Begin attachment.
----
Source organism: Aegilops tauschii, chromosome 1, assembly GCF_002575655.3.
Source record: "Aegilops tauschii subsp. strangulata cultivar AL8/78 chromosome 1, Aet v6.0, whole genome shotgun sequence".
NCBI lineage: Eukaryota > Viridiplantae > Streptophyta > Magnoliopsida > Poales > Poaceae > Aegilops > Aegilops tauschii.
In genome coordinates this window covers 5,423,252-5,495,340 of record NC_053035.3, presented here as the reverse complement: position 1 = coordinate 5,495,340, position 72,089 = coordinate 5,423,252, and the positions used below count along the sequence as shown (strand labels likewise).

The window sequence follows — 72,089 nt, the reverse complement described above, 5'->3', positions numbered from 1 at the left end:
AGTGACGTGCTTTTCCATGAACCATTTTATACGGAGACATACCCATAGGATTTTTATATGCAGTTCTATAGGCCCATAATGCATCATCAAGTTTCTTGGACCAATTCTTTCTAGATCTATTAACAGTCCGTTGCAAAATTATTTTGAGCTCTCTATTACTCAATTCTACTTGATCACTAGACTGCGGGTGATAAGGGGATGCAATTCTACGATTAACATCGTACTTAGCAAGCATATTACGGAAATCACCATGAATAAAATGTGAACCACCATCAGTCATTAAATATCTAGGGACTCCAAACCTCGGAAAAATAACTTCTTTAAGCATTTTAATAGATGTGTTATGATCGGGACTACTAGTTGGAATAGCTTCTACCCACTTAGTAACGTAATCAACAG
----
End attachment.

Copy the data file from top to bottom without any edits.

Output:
Source organism: Aegilops tauschii, chromosome 1, assembly GCF_002575655.3.
Source record: "Aegilops tauschii subsp. strangulata cultivar AL8/78 chromosome 1, Aet v6.0, whole genome shotgun sequence".
NCBI lineage: Eukaryota > Viridiplantae > Streptophyta > Magnoliopsida > Poales > Poaceae > Aegilops > Aegilops tauschii.
In genome coordinates this window covers 5,423,252-5,495,340 of record NC_053035.3, presented here as the reverse complement: position 1 = coordinate 5,495,340, position 72,089 = coordinate 5,423,252, and the positions used below count along the sequence as shown (strand labels likewise).

The window sequence follows — 72,089 nt, the reverse complement described above, 5'->3', positions numbered from 1 at the left end:
AGTGACGTGCTTTTCCATGAACCATTTTATACGGAGACATACCCATAGGATTTTTATATGCAGTTCTATAGGCCCATAATGCATCATCAAGTTTCTTGGACCAATTCTTTCTAGATCTATTAACAGTCCGTTGCAAAATTATTTTGAGCTCTCTATTACTCAATTCTACTTGATCACTAGACTGCGGGTGATAAGGGGATGCAATTCTACGATTAACATCGTACTTAGCAAGCATATTACGGAAATCACCATGAATAAAATGTGAACCACCATCAGTCATTAAATATCTAGGGACTCCAAACCTCGGAAAAATAACTTCTTTAAGCATTTTAATAGATGTGTTATGATCGGGACTACTAGTTGGAATAGCTTCTACCCACTTAGTAACGTAATCAACAG